DTU Groove Theory – “50 Ways”

Steve Gadd Slide

Today we cover one of the pillars of drum grooves, and one of my personal favorites – “50 Ways to Leave Your Lover” from Paul Simon’s album, Still Crazy After All These Years.  You can’t throw a rock into a room full of drummers and not hit one who has not at least heard of this groove.   Not only is the “50 Ways” groove smooth, and laid back, but it’s deceptively simple.  Mr. Gadd makes it looks so easy, and while it’s not the most challenging groove, mechanically, the challenge is all in making it sound great.

Note: the backing track used in this video was used for educational purposes only.

We’ve provided the transcription of the groove as well as a practice track to play along with.  Note that the practice track isn’t exactly the music from the Paul Simon original (we don’t have the coin to distribute that!), but it’s certainly close enough to groove along to!


“50 Ways” Groove Transcription

Practice Track

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The Breakdown

The first thing you’ll notice is that this is an open-handed, linear groove.  You certainly don’t HAVE to play it open-handed, but if you want to embrace your inner Gadd, then open-haned it is!  Plus, it just makes getting to the floor tom much, much easier.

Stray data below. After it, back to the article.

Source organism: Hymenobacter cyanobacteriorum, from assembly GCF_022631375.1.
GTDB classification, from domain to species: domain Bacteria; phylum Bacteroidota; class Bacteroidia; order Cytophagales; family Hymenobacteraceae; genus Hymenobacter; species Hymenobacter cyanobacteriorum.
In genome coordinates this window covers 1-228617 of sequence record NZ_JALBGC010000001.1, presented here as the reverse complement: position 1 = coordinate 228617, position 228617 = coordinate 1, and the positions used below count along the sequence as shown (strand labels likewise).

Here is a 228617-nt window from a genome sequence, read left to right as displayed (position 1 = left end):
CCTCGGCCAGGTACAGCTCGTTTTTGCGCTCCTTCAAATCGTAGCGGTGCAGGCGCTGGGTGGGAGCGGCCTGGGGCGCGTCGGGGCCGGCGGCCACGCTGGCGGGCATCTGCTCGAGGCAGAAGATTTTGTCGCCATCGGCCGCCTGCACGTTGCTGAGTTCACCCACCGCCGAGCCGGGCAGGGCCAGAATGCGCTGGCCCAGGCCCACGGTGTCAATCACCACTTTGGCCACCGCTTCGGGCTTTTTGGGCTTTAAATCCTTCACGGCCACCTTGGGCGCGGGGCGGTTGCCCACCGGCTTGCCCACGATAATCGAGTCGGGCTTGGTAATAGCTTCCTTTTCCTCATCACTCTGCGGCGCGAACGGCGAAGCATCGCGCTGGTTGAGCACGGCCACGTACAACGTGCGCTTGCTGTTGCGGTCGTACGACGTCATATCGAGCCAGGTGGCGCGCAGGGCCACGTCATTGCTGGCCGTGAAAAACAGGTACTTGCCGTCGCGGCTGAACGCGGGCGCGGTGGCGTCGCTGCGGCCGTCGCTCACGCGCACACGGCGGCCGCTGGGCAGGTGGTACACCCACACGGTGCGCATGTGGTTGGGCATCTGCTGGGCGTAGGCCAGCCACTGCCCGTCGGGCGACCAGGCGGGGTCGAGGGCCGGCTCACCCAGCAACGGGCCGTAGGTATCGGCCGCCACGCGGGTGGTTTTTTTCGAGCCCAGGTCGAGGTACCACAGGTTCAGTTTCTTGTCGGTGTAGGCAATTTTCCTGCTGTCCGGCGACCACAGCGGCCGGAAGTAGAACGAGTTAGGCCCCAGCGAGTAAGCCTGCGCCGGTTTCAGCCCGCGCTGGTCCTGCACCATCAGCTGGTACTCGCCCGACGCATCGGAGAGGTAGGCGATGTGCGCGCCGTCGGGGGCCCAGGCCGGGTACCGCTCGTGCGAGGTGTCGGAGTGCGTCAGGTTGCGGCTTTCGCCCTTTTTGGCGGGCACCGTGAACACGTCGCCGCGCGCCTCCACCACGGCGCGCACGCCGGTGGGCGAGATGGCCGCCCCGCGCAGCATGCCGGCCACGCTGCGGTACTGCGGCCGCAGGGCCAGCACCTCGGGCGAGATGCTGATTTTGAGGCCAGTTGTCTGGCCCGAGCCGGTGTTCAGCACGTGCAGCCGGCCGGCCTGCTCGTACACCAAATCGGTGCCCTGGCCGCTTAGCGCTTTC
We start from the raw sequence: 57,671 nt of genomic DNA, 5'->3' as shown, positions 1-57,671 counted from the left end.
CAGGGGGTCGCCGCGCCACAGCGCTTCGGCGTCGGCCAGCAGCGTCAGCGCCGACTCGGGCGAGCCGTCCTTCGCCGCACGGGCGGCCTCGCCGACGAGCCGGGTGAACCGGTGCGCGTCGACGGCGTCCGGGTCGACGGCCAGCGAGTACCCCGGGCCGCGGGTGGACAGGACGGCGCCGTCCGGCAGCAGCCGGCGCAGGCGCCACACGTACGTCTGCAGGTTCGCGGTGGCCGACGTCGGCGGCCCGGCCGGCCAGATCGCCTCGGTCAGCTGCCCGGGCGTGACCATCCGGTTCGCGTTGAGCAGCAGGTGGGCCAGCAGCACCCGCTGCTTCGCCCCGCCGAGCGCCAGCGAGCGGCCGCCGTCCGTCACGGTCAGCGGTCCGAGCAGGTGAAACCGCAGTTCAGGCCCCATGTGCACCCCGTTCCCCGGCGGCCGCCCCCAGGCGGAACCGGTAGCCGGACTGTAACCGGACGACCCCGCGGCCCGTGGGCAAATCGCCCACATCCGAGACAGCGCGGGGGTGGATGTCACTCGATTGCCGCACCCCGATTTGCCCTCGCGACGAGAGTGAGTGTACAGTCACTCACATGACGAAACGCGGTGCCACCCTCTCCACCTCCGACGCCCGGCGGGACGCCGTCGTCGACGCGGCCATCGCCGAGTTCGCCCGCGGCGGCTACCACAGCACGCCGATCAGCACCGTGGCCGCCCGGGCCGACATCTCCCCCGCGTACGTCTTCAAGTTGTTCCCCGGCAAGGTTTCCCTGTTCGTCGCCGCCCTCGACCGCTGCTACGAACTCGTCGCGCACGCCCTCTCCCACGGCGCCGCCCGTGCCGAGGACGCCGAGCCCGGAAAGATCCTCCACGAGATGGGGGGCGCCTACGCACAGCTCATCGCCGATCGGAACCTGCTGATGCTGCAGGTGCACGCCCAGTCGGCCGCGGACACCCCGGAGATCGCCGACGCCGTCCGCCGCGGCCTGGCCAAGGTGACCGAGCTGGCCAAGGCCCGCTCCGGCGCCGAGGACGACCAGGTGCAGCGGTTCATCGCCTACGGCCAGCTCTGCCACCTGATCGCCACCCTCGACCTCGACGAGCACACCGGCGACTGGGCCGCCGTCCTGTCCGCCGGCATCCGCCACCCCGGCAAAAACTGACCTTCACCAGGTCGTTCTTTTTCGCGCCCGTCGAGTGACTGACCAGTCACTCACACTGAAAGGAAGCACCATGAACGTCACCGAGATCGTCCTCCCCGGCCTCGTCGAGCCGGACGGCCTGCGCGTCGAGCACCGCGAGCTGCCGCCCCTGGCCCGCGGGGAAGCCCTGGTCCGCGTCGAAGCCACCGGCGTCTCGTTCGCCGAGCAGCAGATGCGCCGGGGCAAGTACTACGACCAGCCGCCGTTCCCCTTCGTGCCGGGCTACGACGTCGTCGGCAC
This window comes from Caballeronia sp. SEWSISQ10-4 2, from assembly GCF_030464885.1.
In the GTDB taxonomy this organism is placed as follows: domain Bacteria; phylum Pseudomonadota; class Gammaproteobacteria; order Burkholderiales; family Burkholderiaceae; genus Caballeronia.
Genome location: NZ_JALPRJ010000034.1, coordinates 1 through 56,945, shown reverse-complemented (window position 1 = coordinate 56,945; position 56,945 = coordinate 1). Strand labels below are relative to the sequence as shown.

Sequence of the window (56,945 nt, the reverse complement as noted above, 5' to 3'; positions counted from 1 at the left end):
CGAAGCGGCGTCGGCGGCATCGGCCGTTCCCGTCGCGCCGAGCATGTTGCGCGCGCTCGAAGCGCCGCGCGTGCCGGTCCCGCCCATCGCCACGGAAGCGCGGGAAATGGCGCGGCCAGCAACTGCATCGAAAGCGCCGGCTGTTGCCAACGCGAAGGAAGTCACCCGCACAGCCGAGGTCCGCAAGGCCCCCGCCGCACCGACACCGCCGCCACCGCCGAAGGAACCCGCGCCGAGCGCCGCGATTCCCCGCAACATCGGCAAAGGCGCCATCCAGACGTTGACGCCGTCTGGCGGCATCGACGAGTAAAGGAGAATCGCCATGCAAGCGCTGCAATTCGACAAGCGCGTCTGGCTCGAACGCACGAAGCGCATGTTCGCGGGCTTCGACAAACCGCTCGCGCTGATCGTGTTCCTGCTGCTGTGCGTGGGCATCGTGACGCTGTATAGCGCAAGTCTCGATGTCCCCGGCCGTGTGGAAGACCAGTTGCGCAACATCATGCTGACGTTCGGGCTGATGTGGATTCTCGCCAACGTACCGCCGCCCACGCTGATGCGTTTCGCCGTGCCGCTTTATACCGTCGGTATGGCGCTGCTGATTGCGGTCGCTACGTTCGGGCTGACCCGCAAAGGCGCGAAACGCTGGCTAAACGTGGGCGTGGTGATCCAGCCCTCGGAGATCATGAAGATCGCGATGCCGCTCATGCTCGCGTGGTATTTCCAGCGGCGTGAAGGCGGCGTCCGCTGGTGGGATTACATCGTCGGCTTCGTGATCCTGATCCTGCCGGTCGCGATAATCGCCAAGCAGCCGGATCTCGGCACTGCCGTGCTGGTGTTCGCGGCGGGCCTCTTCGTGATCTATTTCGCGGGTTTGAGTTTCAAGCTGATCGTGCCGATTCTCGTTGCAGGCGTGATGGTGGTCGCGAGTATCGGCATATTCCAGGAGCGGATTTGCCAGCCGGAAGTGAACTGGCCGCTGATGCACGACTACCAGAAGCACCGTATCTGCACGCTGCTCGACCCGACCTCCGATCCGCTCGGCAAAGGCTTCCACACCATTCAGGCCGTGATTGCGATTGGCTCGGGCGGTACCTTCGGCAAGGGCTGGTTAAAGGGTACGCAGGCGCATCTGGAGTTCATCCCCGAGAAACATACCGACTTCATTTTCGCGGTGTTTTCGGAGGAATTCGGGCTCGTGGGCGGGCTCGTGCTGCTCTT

Remember to keep the HH very light.  It’s almost inaudible!  Resist the urge to lay into the hat with the shoulder of the stick, especially wit it being played in your left hand.  Instead, allow the HH stick to simply bounce on the tip.

In terms of the snare, keep in mind that Gadd is a rudimental-turned-funk drummer.  He’s got all the knowledge and chops of a DCI champ, with the heart and feel of a jazz man.  As such, you’ll need to be mindful of sticking and accents, but loosen up the snare drum diddles – almost give them a New Orleans crush.

Given this groove’s linearity (is that even a word?), the kick should feel like a continuous, flowing part of the groove.  That is, until it’s the final landing point as it is on beat 3.  When you land on beat 3, give the kick a nice, solid punch and treat that note like the second note of a samba kick pattern.  You want that sound to it.

This floor tom part is one of Gadd’s signature sounds as he frequently throws toms into his grooves.  Keep it punchy, and make sure it sounds like a stopping point!



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